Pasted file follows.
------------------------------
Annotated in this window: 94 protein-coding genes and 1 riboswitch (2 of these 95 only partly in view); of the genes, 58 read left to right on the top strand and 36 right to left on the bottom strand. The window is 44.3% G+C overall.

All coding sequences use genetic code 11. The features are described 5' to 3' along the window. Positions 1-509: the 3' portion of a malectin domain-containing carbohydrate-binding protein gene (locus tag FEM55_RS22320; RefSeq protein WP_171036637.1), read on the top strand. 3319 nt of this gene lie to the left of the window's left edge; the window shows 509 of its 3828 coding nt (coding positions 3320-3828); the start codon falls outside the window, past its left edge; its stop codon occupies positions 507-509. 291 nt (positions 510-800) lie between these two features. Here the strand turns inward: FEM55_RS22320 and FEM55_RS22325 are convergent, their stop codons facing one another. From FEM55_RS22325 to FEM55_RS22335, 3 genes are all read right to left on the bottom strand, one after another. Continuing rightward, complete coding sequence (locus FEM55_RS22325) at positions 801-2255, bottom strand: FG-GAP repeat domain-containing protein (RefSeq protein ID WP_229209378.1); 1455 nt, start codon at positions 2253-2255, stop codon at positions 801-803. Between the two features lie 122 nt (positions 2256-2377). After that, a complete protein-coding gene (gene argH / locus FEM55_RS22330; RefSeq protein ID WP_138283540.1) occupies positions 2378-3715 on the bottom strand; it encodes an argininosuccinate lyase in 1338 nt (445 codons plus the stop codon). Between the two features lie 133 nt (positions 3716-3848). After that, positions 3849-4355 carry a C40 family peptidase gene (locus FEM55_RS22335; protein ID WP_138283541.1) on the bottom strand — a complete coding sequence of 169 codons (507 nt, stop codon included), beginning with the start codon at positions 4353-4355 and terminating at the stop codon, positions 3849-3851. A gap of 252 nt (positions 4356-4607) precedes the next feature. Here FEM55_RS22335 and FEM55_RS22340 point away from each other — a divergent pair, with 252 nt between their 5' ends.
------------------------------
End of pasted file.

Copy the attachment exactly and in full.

Annotated in this window: 94 protein-coding genes and 1 riboswitch (2 of these 95 only partly in view); of the genes, 58 read left to right on the top strand and 36 right to left on the bottom strand. The window is 44.3% G+C overall.

All coding sequences use genetic code 11. The features are described 5' to 3' along the window. Positions 1-509: the 3' portion of a malectin domain-containing carbohydrate-binding protein gene (locus tag FEM55_RS22320; RefSeq protein WP_171036637.1), read on the top strand. 3319 nt of this gene lie to the left of the window's left edge; the window shows 509 of its 3828 coding nt (coding positions 3320-3828); the start codon falls outside the window, past its left edge; its stop codon occupies positions 507-509. 291 nt (positions 510-800) lie between these two features. Here the strand turns inward: FEM55_RS22320 and FEM55_RS22325 are convergent, their stop codons facing one another. From FEM55_RS22325 to FEM55_RS22335, 3 genes are all read right to left on the bottom strand, one after another. Continuing rightward, complete coding sequence (locus FEM55_RS22325) at positions 801-2255, bottom strand: FG-GAP repeat domain-containing protein (RefSeq protein ID WP_229209378.1); 1455 nt, start codon at positions 2253-2255, stop codon at positions 801-803. Between the two features lie 122 nt (positions 2256-2377). After that, a complete protein-coding gene (gene argH / locus FEM55_RS22330; RefSeq protein ID WP_138283540.1) occupies positions 2378-3715 on the bottom strand; it encodes an argininosuccinate lyase in 1338 nt (445 codons plus the stop codon). Between the two features lie 133 nt (positions 3716-3848). After that, positions 3849-4355 carry a C40 family peptidase gene (locus FEM55_RS22335; protein ID WP_138283541.1) on the bottom strand — a complete coding sequence of 169 codons (507 nt, stop codon included), beginning with the start codon at positions 4353-4355 and terminating at the stop codon, positions 3849-3851. A gap of 252 nt (positions 4356-4607) precedes the next feature. Here FEM55_RS22335 and FEM55_RS22340 point away from each other — a divergent pair, with 252 nt between their 5' ends.